While proving no-ghost theorem ($4.4$ Polchinski) the term cohomology of $Q_B$ is used quite a lot of time. From what I understand this has to be a set since "cohomology of $Q_B$" is isomorphic to Hilbert space of OCQ or light cone quantization. Above $(4.2.18)$ following statement is made about the meaning of cohomology:

There is a natural construction for a nilpotent operator, and is known as cohomology of $Q_B$

By above statement isomorphism to Hilbert space loses its meaning. After reading Wikipedia I understand that cohomology is a collection of quotient sets and to define them you need chains (sequence of maps of sets satisfying certain conditions). I can't fit these ideas together to give meaning to cohomology of $Q_B$.

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    $\begingroup$ Are you familiar with De Rham cohomology? If so, the cohomology of $Q$ is formally the same as the cohomology of $\mathrm d$ -- things that are killed by, modulo things that are spit out by. $\endgroup$ Nov 13 '21 at 16:31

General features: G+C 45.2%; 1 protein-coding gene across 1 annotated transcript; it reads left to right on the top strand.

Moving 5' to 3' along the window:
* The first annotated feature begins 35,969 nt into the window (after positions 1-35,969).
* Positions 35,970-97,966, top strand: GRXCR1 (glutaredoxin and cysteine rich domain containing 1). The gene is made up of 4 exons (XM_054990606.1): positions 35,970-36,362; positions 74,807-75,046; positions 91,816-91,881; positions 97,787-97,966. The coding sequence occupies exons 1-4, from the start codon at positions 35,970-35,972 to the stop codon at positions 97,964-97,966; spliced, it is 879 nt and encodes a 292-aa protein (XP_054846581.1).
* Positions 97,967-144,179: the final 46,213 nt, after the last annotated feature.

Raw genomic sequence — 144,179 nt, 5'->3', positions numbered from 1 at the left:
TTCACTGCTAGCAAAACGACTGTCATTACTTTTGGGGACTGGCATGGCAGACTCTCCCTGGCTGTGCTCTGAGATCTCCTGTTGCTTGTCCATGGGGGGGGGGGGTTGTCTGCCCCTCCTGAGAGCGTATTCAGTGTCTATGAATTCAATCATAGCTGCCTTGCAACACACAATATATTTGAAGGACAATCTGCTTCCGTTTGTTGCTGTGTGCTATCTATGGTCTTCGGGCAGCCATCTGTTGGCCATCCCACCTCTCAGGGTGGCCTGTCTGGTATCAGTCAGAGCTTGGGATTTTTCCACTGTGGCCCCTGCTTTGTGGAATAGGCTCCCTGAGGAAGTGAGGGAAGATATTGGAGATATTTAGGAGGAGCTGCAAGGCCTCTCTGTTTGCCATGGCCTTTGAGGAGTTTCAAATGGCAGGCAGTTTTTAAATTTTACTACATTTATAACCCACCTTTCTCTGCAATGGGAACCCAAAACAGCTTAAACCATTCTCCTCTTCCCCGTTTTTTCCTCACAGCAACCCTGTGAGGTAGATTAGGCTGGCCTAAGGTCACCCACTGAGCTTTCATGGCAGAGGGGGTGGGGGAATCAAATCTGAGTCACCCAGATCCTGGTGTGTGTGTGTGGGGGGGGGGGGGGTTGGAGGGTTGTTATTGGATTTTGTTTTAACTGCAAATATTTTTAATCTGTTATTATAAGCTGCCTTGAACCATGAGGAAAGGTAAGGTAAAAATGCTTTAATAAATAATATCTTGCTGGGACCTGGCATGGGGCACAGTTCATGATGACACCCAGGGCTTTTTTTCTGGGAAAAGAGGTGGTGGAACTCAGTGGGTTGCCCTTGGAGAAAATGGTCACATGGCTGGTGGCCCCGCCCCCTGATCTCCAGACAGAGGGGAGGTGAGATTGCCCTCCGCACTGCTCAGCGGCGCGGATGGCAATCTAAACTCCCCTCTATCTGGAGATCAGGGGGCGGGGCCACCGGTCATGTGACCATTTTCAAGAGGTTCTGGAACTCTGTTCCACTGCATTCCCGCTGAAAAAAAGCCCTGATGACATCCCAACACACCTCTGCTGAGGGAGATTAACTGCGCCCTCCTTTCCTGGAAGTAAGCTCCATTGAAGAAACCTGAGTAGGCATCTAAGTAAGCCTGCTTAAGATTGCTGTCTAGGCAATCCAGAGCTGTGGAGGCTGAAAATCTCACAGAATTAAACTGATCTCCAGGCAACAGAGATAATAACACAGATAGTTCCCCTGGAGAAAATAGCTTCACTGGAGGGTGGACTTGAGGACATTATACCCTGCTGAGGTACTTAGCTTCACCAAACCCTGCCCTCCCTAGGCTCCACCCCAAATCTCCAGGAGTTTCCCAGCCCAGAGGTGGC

• $\begingroup$ Are you asking how we know that the quotient $\ker Q_B/\mathrm{im}\ Q_B$ is a well-defined Hilbert space? $\endgroup$ Nov 14 '21 at 3:32
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    $\begingroup$ @NiharKarve no! not that. That's the part of no ghost theorem. I think user accidentalFourierTransform has answered my problem, I need to study a bit of deRham cohomology. $\endgroup$
    – aitfel
    Nov 14 '21 at 15:22

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